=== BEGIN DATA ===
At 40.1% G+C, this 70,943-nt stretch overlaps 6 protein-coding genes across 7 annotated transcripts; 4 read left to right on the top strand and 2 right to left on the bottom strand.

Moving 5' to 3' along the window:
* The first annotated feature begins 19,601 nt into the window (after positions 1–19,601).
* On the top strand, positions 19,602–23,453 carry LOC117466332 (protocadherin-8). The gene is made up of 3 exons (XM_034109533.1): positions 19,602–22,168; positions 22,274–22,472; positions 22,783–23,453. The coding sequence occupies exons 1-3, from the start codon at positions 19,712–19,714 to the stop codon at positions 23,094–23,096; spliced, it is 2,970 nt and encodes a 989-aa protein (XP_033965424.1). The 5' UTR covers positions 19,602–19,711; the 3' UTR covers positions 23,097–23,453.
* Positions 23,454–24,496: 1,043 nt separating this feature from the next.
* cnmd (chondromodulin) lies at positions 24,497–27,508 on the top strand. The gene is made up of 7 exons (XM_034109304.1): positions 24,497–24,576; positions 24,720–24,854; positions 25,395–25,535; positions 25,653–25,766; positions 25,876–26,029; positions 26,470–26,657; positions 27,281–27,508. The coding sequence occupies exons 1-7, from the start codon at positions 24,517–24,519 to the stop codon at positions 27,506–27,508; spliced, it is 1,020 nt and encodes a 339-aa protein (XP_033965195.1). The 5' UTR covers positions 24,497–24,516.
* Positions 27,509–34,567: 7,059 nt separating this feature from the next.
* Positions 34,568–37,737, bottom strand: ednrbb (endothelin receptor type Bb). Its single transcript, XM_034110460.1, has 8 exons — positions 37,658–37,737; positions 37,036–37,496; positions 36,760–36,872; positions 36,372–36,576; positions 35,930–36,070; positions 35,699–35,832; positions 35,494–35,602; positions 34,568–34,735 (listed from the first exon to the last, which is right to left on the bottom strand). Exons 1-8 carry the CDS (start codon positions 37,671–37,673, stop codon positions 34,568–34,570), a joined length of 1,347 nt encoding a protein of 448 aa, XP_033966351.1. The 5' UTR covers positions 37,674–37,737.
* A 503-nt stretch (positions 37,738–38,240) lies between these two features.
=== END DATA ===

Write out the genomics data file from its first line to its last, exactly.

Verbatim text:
At 40.1% G+C, this 70,943-nt stretch overlaps 6 protein-coding genes across 7 annotated transcripts; 4 read left to right on the top strand and 2 right to left on the bottom strand.

Moving 5' to 3' along the window:
* The first annotated feature begins 19,601 nt into the window (after positions 1–19,601).
* On the top strand, positions 19,602–23,453 carry LOC117466332 (protocadherin-8). The gene is made up of 3 exons (XM_034109533.1): positions 19,602–22,168; positions 22,274–22,472; positions 22,783–23,453. The coding sequence occupies exons 1-3, from the start codon at positions 19,712–19,714 to the stop codon at positions 23,094–23,096; spliced, it is 2,970 nt and encodes a 989-aa protein (XP_033965424.1). The 5' UTR covers positions 19,602–19,711; the 3' UTR covers positions 23,097–23,453.
* Positions 23,454–24,496: 1,043 nt separating this feature from the next.
* cnmd (chondromodulin) lies at positions 24,497–27,508 on the top strand. The gene is made up of 7 exons (XM_034109304.1): positions 24,497–24,576; positions 24,720–24,854; positions 25,395–25,535; positions 25,653–25,766; positions 25,876–26,029; positions 26,470–26,657; positions 27,281–27,508. The coding sequence occupies exons 1-7, from the start codon at positions 24,517–24,519 to the stop codon at positions 27,506–27,508; spliced, it is 1,020 nt and encodes a 339-aa protein (XP_033965195.1). The 5' UTR covers positions 24,497–24,516.
* Positions 27,509–34,567: 7,059 nt separating this feature from the next.
* Positions 34,568–37,737, bottom strand: ednrbb (endothelin receptor type Bb). Its single transcript, XM_034110460.1, has 8 exons — positions 37,658–37,737; positions 37,036–37,496; positions 36,760–36,872; positions 36,372–36,576; positions 35,930–36,070; positions 35,699–35,832; positions 35,494–35,602; positions 34,568–34,735 (listed from the first exon to the last, which is right to left on the bottom strand). Exons 1-8 carry the CDS (start codon positions 37,671–37,673, stop codon positions 34,568–34,570), a joined length of 1,347 nt encoding a protein of 448 aa, XP_033966351.1. The 5' UTR covers positions 37,674–37,737.
* A 503-nt stretch (positions 37,738–38,240) lies between these two features.